ORMISTON College is at the centre of what could become a landmark case over whether a school has the right to deny a student admission because his turban does not fit in with the uniform requirements.
A Sikh family, who cannot be identified due to a suppression order, has lodged a complaint with Queensland’s Anti-Discrimination Commission alleging the private school refused to admit their 12-year-old son unless he removed his turban and cut his hair.
The complaint, which was submitted last February, claims the boy was discriminated against because the school placed conditions on his enrolment that he could not comply with because of his religion.
Ormiston College headmaster Brett Webster has defended the school’s stance, telling The Redland Times the family was not discriminated against because of their religion.
“We always have and will continue to enrol people from different religious and cultural backgrounds; that’s not the question,” he said.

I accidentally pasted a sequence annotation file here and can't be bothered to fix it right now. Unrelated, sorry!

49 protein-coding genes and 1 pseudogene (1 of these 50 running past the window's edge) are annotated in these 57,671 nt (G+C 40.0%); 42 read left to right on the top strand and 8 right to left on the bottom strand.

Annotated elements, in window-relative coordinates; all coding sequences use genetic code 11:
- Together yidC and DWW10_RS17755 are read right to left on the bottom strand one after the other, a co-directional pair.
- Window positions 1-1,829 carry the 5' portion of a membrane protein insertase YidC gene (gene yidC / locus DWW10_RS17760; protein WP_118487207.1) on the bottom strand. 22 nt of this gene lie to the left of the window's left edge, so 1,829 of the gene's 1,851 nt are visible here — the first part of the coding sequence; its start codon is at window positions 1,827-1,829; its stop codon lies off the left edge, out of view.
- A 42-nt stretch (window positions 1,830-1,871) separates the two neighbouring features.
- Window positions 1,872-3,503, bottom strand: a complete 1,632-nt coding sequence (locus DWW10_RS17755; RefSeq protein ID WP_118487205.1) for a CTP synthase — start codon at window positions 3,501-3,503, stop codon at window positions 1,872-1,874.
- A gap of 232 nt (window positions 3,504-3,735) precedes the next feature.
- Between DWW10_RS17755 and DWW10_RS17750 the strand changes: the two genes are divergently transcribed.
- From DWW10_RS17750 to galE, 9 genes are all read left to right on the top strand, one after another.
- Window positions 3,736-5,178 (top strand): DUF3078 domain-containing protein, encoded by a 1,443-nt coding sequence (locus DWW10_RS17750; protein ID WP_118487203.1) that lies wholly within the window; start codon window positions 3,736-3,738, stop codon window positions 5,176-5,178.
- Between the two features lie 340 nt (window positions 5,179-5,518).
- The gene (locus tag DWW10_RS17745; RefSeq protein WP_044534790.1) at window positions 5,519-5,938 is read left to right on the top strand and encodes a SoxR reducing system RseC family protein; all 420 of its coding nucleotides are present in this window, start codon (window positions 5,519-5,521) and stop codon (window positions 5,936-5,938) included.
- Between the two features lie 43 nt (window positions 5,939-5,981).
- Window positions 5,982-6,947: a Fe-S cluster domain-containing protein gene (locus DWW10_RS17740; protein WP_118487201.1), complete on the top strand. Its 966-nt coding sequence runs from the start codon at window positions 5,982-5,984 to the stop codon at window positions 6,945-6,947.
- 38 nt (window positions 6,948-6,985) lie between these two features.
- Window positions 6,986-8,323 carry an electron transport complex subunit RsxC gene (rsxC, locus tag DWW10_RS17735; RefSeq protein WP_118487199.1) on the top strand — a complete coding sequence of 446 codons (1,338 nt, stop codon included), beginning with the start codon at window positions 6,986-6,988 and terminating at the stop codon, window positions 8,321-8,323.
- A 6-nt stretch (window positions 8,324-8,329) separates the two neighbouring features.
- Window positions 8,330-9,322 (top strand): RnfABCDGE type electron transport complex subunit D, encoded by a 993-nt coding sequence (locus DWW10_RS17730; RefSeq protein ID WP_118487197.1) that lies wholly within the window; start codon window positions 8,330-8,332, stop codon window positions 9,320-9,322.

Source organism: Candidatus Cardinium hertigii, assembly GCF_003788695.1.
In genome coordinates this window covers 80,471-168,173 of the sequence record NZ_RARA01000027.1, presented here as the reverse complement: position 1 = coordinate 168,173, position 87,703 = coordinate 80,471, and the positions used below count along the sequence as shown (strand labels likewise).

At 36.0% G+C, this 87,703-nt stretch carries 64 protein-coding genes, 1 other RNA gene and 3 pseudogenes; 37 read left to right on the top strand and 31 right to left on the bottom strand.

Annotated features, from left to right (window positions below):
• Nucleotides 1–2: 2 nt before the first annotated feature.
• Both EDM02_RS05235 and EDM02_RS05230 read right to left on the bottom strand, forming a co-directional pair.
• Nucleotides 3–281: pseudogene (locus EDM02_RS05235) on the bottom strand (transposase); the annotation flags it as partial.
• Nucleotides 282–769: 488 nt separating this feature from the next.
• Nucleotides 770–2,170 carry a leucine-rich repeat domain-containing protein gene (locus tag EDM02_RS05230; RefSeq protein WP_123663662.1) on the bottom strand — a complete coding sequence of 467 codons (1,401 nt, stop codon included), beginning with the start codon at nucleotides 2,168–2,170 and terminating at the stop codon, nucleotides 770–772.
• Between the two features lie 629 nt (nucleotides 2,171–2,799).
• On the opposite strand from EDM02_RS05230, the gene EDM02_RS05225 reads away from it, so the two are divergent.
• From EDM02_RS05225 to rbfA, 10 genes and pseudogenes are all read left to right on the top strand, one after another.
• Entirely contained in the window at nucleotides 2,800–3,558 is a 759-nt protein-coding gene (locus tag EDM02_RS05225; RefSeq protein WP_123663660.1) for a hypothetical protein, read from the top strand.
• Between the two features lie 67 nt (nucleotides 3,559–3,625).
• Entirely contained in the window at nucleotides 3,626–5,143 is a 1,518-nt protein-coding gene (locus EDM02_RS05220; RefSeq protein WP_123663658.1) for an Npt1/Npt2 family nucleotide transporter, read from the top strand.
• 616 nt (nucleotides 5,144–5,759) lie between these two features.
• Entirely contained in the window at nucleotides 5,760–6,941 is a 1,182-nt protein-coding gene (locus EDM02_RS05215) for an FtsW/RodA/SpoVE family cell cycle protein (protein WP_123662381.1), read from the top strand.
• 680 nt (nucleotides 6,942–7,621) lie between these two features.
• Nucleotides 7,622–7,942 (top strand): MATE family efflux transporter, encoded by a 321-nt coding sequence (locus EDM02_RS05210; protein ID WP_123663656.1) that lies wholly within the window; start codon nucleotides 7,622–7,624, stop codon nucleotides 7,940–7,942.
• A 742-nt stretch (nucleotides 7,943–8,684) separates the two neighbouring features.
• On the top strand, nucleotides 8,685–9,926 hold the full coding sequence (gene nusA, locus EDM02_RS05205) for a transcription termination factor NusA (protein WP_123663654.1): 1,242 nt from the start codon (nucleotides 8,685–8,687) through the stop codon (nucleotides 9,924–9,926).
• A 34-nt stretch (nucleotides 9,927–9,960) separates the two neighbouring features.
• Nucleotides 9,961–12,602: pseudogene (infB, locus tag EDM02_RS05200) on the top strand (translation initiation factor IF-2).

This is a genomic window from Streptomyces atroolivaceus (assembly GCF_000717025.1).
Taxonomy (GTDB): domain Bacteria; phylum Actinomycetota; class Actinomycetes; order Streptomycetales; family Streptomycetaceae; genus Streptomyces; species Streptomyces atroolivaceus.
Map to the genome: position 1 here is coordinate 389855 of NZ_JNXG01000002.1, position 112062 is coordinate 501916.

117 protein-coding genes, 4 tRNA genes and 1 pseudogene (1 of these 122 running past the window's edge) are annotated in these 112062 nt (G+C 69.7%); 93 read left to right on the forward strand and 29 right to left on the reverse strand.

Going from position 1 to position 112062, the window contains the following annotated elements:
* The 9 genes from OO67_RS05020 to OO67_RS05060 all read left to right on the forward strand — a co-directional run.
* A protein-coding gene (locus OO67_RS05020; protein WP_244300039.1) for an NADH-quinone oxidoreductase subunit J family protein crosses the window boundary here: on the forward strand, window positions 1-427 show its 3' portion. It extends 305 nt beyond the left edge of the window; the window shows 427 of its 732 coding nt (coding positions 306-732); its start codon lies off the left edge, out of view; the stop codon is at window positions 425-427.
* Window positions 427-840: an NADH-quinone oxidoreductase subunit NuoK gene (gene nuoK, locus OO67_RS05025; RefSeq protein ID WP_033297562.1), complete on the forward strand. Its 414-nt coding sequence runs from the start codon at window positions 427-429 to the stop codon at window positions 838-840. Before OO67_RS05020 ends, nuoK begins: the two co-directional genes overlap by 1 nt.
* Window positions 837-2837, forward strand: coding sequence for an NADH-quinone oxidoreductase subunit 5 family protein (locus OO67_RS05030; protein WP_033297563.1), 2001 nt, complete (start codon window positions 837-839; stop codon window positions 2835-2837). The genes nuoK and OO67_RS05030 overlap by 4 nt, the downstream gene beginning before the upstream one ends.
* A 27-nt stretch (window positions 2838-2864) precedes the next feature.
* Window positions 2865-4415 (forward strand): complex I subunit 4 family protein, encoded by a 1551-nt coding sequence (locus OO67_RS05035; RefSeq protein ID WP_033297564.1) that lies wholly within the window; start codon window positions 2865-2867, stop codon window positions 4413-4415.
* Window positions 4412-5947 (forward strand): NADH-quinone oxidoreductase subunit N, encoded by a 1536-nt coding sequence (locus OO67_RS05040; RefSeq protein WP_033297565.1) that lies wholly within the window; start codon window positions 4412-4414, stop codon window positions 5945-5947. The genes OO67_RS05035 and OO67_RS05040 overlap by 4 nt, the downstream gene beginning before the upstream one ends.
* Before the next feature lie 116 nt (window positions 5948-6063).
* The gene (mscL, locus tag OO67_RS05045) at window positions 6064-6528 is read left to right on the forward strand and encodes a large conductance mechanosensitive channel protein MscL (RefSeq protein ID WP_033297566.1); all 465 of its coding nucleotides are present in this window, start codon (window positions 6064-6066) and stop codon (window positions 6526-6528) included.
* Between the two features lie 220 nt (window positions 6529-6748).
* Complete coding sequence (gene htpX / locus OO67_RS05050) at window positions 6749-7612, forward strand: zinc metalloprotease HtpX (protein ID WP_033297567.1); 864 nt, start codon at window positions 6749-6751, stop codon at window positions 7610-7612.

“The question is should the school, should every organisation, have to change their policies, have to change their rules, every time someone comes along with a different set of beliefs?”
“People can choose to make it a religious issue, for us it’s certainly not, it’s a uniform issue, it’s a school policy issue.”
The family’s lawyer, Caxton Legal Centre director Scott McDougall, disagreed.
“It’s quite clearly an issue of religion if the strict application of the rule means they can’t follow their religious beliefs,” he said.
The two parties were unable to resolve the issue at a meeting and Mr McDougall said he expected the case to be heard by the Anti-Discrimination Tribunal before September.
The family has now moved from the Redlands so the boy could attend a different private school.
Ormiston College, an independent and non-denominational school, has previously allowed a Sikh student to wear a turban as part of his uniform.
The boy attended the senior school during the late 1990s when previous headmaster David Hosking was in charge.
Mr Webster was unsure whether the uniform rules had been tightened since the other boy graduated or whether an exception had been made for him, but said as headmaster he had a duty to uphold the rules that were in place when he joined the school in 2006.
“I think it’s a matter of being fair and being consistent – treating people well but recognising the fact that rules exist for a reason,” he said. [Link]
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